Lisa Desjardins (Lisa): You’re listening to Canadian IP voices, a podcast where we talk intellectual property with a range of professionals and stakeholders across Canada and abroad. Whether you are an entrepreneur, artist, inventor or just curious, you will learn about some of the real problems and get real solutions for how trademarks, patents, copyrights, industrial designs and trade secrets work in real life. I’m Lisa Desjardins and I’m your host.
The views and opinions expressed in this podcast are those of the individual podcasters and do not necessarily reflect the official policy or position of the Canadian Intellectual Property Office.
IP rights, like patents, registered trademarks, industrial designs and other forms of IP can be really valuable to a company. According to a 2019 survey of over 9,000 companies across Canada, more than half of businesses that own IP said it improved their business in some capacity, like increased competitive advantage, reputation and goodwill.
But for someone just starting a business or even just thinking about starting a business, IP is not always top of mind. It can be a big step to go from business planning to that first meeting with an IP agent or lawyer to discuss IP. CIPO’s online brochures, course modules, web pages, videos, and webinars are meant to give inventors, creators and start-ups a general introduction of IP so they have that basic knowledge to prepare for that first conversation about their IP with someone else.
CIPO also employs IP advisors to help disseminate this information directly to companies in seminars, presentations and online recordings. And today I’m joined by Caroline Lefebvre, who is one of CIPO’s IP advisors. Caroline is based in Gatineau in Quebec. Welcome to the podcast, Caroline!
Caroline Lefebvre (Caroline): Thank you, hello Lisa.
Lisa: Before we start this interview, I wonder if you could tell me a little bit about yourself.
Caroline: Sure! I’ve been with CIPO since 2007, so almost 14 years now, and as you said, I’m based in Gatineau and I cover what we call the National Capital Region, Northern Ontario and the province of Quebec.
Also what I can say about me is I’m a graduate from Ottawa U in political science and I’ve been with the government for about 20 years. And aside from my work, I’m a mother of a 22-year-old daughter and I’m passionate about scientific aromatherapy. So that’s, in a nutshell, who I am.
Lisa: And you work as one of our IP advisors. I wonder if you could tell me a little bit about your job. What do you do in your job?
Caroline: I guess I can divide my job in three main activities. I have one on one meetings with clients. So basically we organize a one hour conversation so that I can understand their projects, their needs relating to IP. During those conversations, it’s really demystifying IP and also recognizing which IP rights will be more relevant for them and understand their business strategy, their mid to long term strategy so we can identify OK are you exporting or you staying in Canada? What do you need in terms of activities and support? What I really like doing is also training people, either entrepreneurs and innovators or organizations, so we do webinars and seminars. Once we resume after pandemic, we’ll do them in person. We do webinars on different IP related topics where we can, again, demystify IP and go further in terms of building IP strategy, exporting, etc., etc.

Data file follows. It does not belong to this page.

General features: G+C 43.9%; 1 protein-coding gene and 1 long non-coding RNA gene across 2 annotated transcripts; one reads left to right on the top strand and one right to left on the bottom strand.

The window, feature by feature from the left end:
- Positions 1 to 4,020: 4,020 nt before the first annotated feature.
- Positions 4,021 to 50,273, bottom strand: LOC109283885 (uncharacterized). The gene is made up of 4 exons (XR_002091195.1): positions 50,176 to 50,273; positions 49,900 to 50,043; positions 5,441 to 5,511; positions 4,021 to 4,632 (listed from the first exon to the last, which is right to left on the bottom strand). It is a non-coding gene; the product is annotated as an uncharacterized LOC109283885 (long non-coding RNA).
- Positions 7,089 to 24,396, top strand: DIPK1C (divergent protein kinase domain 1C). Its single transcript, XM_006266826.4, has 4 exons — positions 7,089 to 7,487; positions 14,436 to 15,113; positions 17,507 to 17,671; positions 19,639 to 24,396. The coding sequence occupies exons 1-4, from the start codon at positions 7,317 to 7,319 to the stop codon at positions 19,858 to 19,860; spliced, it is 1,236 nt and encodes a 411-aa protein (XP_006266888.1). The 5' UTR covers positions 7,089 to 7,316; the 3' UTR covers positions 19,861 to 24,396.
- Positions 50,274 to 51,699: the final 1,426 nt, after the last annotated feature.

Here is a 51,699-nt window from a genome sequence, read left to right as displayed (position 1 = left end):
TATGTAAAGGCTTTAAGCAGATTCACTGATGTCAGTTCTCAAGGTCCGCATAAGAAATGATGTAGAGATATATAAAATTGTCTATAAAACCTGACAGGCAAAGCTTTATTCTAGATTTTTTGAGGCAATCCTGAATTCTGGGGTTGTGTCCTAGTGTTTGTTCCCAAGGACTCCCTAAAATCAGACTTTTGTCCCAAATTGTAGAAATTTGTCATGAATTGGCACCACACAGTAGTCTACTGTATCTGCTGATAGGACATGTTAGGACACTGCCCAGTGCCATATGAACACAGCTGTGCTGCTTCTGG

Those webinars often lead to multiple one-on-ones with participants who are more inclined to have private conversations as opposed to public questions, especially when, in terms of IP, you need to keep many elements more confidential.
And the third element of my job is to attend tradeshows, again virtually for now. But hopefully in person soon, where we can reach different clients that we have, and it really helps us also to promote CIPO and their products and services.
Lisa: That’s many aspects of the role. Maybe you can also talk to some of the things that you actually do not do in your job?
Caroline: That’s a very good point. Probably because our title is being IP advisor, many people will think that we provide legal advice, which we don’t. We leave legal advice to IP professionals, such as IP agents and IP lawyers. So I will not offer an opinion on the patentability or registrability of an application. I will not draft an application for clients.
However, I describe my role as providing sufficient information so that at the end of the day they will make an informed decision on which right to apply for, and searching the databases to ensure that there’s a good potential for granting or registration of their IP. So, I don’t do the work for them, but we give them options and paths for food for thought, I would say.
Lisa: So they know what to do next.
Caroline: Yes, exactly, and sometimes a conversation say, “OK, this is information I have, these are the links you should consult. And if you have more questions before either funding on your own or meeting with an IP agent or an IP professional, come back to me and we’ll analyze those questions.” And then preparing you to, as I said, file or meet with an agent.
Lisa: And how much does this cost?